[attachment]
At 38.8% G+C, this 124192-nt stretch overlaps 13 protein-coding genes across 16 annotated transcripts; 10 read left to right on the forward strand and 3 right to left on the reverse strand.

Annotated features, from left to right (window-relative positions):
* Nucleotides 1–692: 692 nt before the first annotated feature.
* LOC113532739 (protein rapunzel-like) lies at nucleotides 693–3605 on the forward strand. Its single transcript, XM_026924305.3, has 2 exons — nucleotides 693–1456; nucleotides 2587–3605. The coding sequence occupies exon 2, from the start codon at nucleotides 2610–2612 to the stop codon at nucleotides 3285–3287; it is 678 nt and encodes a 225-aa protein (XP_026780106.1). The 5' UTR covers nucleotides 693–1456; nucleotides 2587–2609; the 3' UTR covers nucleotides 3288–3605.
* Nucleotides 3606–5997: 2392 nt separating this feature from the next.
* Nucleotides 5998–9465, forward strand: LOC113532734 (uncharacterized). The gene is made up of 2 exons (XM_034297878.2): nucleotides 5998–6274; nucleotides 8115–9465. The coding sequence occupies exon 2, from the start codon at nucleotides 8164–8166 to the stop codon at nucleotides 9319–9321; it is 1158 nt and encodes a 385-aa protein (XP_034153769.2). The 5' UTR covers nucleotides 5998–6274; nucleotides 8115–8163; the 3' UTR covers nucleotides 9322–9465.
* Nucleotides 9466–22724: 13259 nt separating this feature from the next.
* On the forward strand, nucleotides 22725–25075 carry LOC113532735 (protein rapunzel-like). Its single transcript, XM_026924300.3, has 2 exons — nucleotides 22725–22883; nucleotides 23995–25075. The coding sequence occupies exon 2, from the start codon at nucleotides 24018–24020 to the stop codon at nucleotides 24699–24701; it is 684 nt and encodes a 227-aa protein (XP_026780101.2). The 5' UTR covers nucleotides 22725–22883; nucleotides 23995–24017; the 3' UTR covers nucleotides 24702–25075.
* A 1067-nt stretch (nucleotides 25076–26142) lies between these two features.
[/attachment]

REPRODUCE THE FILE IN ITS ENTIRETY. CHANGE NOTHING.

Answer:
At 38.8% G+C, this 124192-nt stretch overlaps 13 protein-coding genes across 16 annotated transcripts; 10 read left to right on the forward strand and 3 right to left on the reverse strand.

Annotated features, from left to right (window-relative positions):
* Nucleotides 1–692: 692 nt before the first annotated feature.
* LOC113532739 (protein rapunzel-like) lies at nucleotides 693–3605 on the forward strand. Its single transcript, XM_026924305.3, has 2 exons — nucleotides 693–1456; nucleotides 2587–3605. The coding sequence occupies exon 2, from the start codon at nucleotides 2610–2612 to the stop codon at nucleotides 3285–3287; it is 678 nt and encodes a 225-aa protein (XP_026780106.1). The 5' UTR covers nucleotides 693–1456; nucleotides 2587–2609; the 3' UTR covers nucleotides 3288–3605.
* Nucleotides 3606–5997: 2392 nt separating this feature from the next.
* Nucleotides 5998–9465, forward strand: LOC113532734 (uncharacterized). The gene is made up of 2 exons (XM_034297878.2): nucleotides 5998–6274; nucleotides 8115–9465. The coding sequence occupies exon 2, from the start codon at nucleotides 8164–8166 to the stop codon at nucleotides 9319–9321; it is 1158 nt and encodes a 385-aa protein (XP_034153769.2). The 5' UTR covers nucleotides 5998–6274; nucleotides 8115–8163; the 3' UTR covers nucleotides 9322–9465.
* Nucleotides 9466–22724: 13259 nt separating this feature from the next.
* On the forward strand, nucleotides 22725–25075 carry LOC113532735 (protein rapunzel-like). Its single transcript, XM_026924300.3, has 2 exons — nucleotides 22725–22883; nucleotides 23995–25075. The coding sequence occupies exon 2, from the start codon at nucleotides 24018–24020 to the stop codon at nucleotides 24699–24701; it is 684 nt and encodes a 227-aa protein (XP_026780101.2). The 5' UTR covers nucleotides 22725–22883; nucleotides 23995–24017; the 3' UTR covers nucleotides 24702–25075.
* A 1067-nt stretch (nucleotides 25076–26142) lies between these two features.